Build Status CRAN_Status_Badge # cansim

An R package to retrieve and work with public Statistics Canada data tables.

This package:

Mentioned in Awesome Official Statistics


Cansim R package home page and reference guide


The cansim package is available on CRAN and can be installed directly.


Alternatively, the latest development version can be downloaded from Github using either the remotes or devtools packages.

# install.packages("remotes")

Basic Usage

The package acccepts use of both old-format (“051-0013”) or new-format (“17-10-0016-01”) table catalogue numbers to download entire data tables as tidy data frames. Calling either the legacy CANSIM table number or the new NDM number will load the same data. Since the transition to the new data repository, existing tables will have retained their old-format numbers, but any newly created tables will have only new-format names.

# Retrieve data for births table: 17-10-0016-01 (formerly: CANSIM 051-0013)
births <- get_cansim("051-0013")
births <- get_cansim("17-10-0016-01")

# Retrieve data for balance of payment table 36-10-0042-01 (formerly CANSIM  376-8105)
bop <- get_cansim("3768105")
bop <- get_cansim("36-10-0042")

See more example usage and worfklow in the Getting started with the cansim package vignette.


Many of the data tables available in Statistics Canada’s data repository are quite large in size. After downloading tables, the cansim package will cache data in a temporary directory for the duration of the current R session. This reduces unnecessary waiting when recompiling code. To force a refresh of the data, pass the refresh=TRUE option in the function call.


Statistics Canada data tables are provided in either English or French formats, including labels and formats. The cansim package allows for download of tables in either English or French. There is an optional language argument to retrieve tables in French:

Le paquet cansim fonctionne en anglais ou en français. Il existe un argument de langue optionnel pour récupérer les tables en français:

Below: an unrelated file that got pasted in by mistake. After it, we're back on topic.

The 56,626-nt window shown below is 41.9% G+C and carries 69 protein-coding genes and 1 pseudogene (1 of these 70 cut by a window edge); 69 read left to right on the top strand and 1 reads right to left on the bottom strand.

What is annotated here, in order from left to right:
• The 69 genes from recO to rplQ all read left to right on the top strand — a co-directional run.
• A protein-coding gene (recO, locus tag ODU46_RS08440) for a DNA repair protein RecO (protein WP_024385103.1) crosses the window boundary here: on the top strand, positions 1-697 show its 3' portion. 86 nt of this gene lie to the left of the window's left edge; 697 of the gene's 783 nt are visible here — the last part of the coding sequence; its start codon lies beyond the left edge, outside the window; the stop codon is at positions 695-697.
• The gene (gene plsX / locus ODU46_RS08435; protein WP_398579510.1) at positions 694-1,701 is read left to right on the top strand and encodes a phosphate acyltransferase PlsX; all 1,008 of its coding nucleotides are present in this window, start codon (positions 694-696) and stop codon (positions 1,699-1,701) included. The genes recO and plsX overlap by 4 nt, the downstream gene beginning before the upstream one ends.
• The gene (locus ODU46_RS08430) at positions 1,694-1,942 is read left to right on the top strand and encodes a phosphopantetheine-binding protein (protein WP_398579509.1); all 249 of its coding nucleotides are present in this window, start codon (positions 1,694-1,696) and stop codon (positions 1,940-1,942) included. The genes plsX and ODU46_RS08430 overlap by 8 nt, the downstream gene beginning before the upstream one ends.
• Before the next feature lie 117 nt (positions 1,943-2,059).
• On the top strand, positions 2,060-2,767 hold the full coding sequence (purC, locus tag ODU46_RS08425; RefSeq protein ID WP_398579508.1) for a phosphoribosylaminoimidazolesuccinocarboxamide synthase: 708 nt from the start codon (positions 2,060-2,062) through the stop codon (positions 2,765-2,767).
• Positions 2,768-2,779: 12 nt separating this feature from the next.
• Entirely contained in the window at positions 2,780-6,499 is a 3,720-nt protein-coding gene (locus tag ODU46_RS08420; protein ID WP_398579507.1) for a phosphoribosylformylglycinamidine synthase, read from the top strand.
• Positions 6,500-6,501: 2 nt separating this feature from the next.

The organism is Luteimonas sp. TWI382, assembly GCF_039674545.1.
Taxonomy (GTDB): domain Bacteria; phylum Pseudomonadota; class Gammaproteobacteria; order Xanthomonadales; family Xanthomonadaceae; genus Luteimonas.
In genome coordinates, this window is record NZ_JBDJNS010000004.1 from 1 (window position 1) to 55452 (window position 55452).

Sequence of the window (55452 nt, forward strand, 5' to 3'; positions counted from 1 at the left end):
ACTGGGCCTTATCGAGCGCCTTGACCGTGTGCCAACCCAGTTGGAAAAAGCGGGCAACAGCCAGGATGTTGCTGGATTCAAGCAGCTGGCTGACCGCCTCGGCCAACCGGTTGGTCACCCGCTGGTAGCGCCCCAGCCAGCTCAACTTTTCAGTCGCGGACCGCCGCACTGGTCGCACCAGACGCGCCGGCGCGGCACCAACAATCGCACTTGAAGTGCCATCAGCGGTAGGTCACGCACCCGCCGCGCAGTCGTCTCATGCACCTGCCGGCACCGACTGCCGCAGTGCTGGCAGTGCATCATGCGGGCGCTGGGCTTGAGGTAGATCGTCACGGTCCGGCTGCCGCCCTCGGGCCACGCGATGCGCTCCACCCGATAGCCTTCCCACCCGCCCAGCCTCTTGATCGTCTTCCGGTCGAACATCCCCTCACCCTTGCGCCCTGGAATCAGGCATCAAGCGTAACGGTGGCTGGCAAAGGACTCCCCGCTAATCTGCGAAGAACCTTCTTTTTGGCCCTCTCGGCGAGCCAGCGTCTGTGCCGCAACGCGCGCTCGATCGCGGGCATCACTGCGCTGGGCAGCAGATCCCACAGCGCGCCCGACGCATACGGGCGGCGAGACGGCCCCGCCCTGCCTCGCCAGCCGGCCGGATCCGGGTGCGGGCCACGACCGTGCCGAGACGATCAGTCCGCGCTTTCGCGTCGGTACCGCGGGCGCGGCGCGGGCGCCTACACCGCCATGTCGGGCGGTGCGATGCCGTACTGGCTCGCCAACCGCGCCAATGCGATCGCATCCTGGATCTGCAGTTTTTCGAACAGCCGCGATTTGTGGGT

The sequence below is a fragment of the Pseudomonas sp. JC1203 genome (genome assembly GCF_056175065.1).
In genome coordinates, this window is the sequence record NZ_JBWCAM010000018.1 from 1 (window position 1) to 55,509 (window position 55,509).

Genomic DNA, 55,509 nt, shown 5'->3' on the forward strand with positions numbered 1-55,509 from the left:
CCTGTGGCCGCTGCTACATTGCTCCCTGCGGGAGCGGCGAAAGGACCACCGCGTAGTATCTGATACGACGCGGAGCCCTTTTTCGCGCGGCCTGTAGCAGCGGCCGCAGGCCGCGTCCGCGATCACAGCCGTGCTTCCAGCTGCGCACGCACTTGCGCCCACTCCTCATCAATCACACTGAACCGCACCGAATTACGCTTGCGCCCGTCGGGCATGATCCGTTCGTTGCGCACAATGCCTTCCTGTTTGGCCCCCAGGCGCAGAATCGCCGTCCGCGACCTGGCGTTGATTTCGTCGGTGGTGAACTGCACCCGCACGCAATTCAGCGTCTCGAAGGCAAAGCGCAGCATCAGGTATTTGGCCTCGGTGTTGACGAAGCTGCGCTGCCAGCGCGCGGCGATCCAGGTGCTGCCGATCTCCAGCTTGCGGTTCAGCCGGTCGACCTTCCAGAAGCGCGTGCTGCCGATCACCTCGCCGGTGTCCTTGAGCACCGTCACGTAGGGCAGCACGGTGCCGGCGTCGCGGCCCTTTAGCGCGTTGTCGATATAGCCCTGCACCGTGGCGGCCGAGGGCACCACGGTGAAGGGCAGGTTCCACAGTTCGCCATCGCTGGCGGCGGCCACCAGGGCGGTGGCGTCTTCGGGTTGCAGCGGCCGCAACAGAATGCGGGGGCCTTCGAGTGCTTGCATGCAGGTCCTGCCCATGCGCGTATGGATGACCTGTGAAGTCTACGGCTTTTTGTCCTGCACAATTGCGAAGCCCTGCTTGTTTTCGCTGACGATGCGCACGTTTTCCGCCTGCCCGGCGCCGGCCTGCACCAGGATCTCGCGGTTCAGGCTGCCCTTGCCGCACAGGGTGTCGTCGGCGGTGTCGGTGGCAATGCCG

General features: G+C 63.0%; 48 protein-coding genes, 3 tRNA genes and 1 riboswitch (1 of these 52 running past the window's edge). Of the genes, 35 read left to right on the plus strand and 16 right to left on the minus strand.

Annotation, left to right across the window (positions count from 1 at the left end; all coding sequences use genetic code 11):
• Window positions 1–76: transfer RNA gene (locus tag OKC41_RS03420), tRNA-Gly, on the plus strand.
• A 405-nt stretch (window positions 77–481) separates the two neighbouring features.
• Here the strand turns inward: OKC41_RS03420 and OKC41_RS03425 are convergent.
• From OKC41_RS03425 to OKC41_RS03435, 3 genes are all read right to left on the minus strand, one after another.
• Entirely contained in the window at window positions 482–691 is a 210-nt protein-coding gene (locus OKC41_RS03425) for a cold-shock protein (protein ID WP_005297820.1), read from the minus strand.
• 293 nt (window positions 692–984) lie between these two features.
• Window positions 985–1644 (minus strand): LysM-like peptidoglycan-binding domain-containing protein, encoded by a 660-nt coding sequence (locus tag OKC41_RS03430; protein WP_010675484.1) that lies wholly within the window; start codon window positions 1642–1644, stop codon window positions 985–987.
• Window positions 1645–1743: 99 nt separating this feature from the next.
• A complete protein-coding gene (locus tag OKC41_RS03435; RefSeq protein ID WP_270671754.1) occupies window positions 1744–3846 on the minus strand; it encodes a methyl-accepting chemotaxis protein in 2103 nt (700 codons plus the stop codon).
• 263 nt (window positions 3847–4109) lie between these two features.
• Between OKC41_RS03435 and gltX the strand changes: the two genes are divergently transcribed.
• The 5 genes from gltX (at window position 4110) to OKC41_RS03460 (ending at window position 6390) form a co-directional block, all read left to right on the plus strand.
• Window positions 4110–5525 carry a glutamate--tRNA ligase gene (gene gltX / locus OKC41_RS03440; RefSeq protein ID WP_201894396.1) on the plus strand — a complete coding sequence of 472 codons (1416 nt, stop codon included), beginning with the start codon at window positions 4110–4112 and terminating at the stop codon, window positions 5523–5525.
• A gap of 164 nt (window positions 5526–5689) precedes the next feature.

naissances <- get_cansim("051-0013",language="fr")

Normalizing values

The package also contains a convenience function that will re-scale and re-label variables that are reported in thousands or millions. Statistics Canada data table values may be scaled by powers of 10.

For example, values in the VALUE field may be reported in “millions”, so a VALUE of 10 means 10,000,000. The normalize_cansim_values function automatically scales the VALUE field to be a number, so the VALUE will be converted from 10 to 10,000,000 in the example given.

data <- get_cansim("17-10-0079-01") %>% normalize_cansim_values

To retain the original VALUE field pass the replacement_value = <your field name> option to create a field to contain the normalized values.

data <- get_cansim("17-10-0079-01") %>% normalize_cansim_values(replacement_value="normalized value")

By default percentages will be converted to rates, so instead of being 0-100 it will be normalized to 0-1. To change that behaviour set normalize_percent=FALSE.


Many of the time-series data available from Statistics Canada have individual vector codes and some users of Canadian statistical data, who are often concerned with specific time series such as the CPI or international arrivals, will typically know the exact series they need. If, for example, you are tracking the Canadian Consumer Price Index (CPI) over time, you might already know the Statistics Canada vector code the seasonally-unadjusted all-items CPI value: v41690973. To retrieve just this data series on its own without all of the additional data available in related tables, we can use the get_cansim_vector() function with the vector code and the date onwards from which we want to get vector results for.


To access metadata for the vectors, use


More detailed usage examples are available in the Retrieving individual Statistics Canada vectors vignette.

Table overview metadata

The get_cansim_table_overview function displays an overview of table information. If the table is not yet downloaded and cached it will first download the table itself. Let’s take a look what’s in the table we are interested in.


Listing available tables

Calling list_cansim_tables returns a data frame with useful metadata for available tables. There are 21 fields of metadata for each table including title, in English and French, keyword sets, notes, and table numbers.